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Enterotoxemia (Antibiotic-associated Enteritis) in Hamsters, Rabbits, and Guinea Pigs
Veterinary & Aquatic Services Department, Drs. Foster & Smith
Gerbils & Hamsters
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Rabbits, guinea pigs, and hamsters are susceptible to an inflammation of the intestine, diarrhea, and toxemia, which often develops as a result of the improper use of antibiotics in these species. This condition is often termed "enterotoxemia," "antibiotic-induced enteritis," or "antibiotic-associated enteritis," and is a life-threatening disease. Because of the risk of this disease, antibiotics should only be used in these species under direct supervision of a veterinarian.

What causes this enteritis and toxemia?

Rabbits, guinea pigs, and hamsters rely, to a large part, on the normal bacteria in their digestive system for the digestion of their food. These bacteria are usually in the group of bacteria called gram-positive. These beneficial and necessary bacteria break down the food, even diets high in fiber, so that both the bacteria and the animal can absorb the nutrients.

There are often harmful, disease-causing bacteria, such as Clostridium, in the digestive system as well. These bacteria usually can not break down the more complex carbohydrates in foods, but live on simple carbohydrates and sugars. These harmful bacteria are usually kept at low numbers by the presence of the beneficial bacteria. This is especially true in rabbits and guinea pigs if the diet is high in fiber and low in sugars and starches.

The beneficial bacteria can be killed by a number of antibiotics that do not kill the harmful bacteria. If these antibiotics are given to a rabbit, guinea pig, or hamster, the beneficial bacteria die. The harmful bacteria overgrow and release toxins. These toxins can cause severe illness and death. Signs usually begin 3-5 days after the start of the antibiotic therapy.

Antibiotics, which are known to cause enterotoxemia, are usually those that are more likely to kill gram-positive bacteria. These antibiotics include:

Not all animals will develop enteritis or toxemia with the use of these antibiotics. Why this occurs is not totally understood. The number of Clostridium bacteria in the digestive system prior to antibiotic use may be a factor, as well as the dose of antibiotic and length of treatment. Antibiotics given orally are more likely to cause a problem than those given by injection. Animals on high fiber diets are less likely to be affected.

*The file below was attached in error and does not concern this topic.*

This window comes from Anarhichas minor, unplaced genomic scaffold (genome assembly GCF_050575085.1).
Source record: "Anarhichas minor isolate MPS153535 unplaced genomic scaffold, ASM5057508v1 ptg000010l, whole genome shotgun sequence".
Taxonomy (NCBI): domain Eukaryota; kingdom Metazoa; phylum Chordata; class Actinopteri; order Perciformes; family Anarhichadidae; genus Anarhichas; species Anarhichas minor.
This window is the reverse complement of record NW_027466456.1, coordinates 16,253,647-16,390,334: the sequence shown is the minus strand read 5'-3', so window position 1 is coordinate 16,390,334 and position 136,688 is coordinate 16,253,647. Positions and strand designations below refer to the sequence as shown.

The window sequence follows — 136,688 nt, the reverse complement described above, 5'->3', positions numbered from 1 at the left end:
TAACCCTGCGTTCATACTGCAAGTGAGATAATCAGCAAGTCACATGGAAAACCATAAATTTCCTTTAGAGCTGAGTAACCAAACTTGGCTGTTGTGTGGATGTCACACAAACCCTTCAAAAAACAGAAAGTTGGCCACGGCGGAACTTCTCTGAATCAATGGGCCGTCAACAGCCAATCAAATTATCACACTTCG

Antibiotics, which are generally considered safe include chloramphenicol, trimethoprim/sulfa, and members of the family of fluoroquinolones, e.g.; Baytril.

What are the signs of antibiotic-associated enteritis and enterotoxemia?

Diarrhea, which may contain blood or mucus, is a common sign. It may be brown, watery, and have a foul odor. With toxemia, the animal may become very listless, dehydrated, have a swollen abdomen and abdominal pain, and not eat. If the condition worsens, a low body temperature, collapse, coma, and death usually occur.

How are antibiotic-associated enteritis and enterotoxemia treated?

Antibiotic therapy is discontinued or changed. Fluids are given to correct the dehydration. Probiotics such as those containing Lactobacillus are given to return beneficial bacteria to the digestive system. Metronidazole is given. Medications to stimulate the motility of the intestine are given and include cisapride or metoclopramide. Cholestyramine, which can bind the toxins, may also be given. If the animal will not eat, he must be force-fed. If the rabbit or guinea pig will eat, a high fiber diet is given. Other supportive care including providing a warm environment (incubator) and reducing any other stress on the animal should be included in the treatment.

How can antibiotic-associated enteritis and enterotoxemia be prevented?

The need for very careful and judicious use of antibiotics in rabbits, hamsters, and guinea pigs can not be overstated. These species of animals should only be treated if a bacterial infection has been accurately diagnosed, and preferably a culture and sensitivity performed. Closely follow the directions from your veterinarian when administering antibiotics. Rabbits and guinea pigs should receive a diet high in fiber (pellets no less than 18-20%, plus hay), especially if they are being medicated with antibiotics.

 
References and Further Reading

Flecknell, P. Guinea pigs. In Meredith, A; Redrobe, S. (eds.) British Small Animal Veterinary Association (BSAVA) Manual of Exotic Pets, Fourth Edition. BSAVA. Quedgeley, Gloucester, England; 2002.

Goodman, G. Hamsters. In Meredith, A; Redrobe, S. (eds.) British Small Animal Veterinary Association (BSAVA) Manual of Exotic Pets, Fourth Edition. BSAVA. Quedgeley, Gloucester, England; 2002.

Jenkins, JJ. Gastrointestinal diseases. In Quesenberry, KE, Carpenter, JW (eds.): Ferrets, Rabbits and Rodents. W.B. Saunders Co. Philadelphia, PA; 2004.

O'Rourke, DP. Disease problems of guinea pigs. In Quesenberry, KE, Carpenter, JW (eds.): Ferrets, Rabbits and Rodents. W.B. Saunders Co. Philadelphia, PA; 2004.

Click here for a pdf version of this article.  See related products at DrsFosterSmith.com Pet Supplies  
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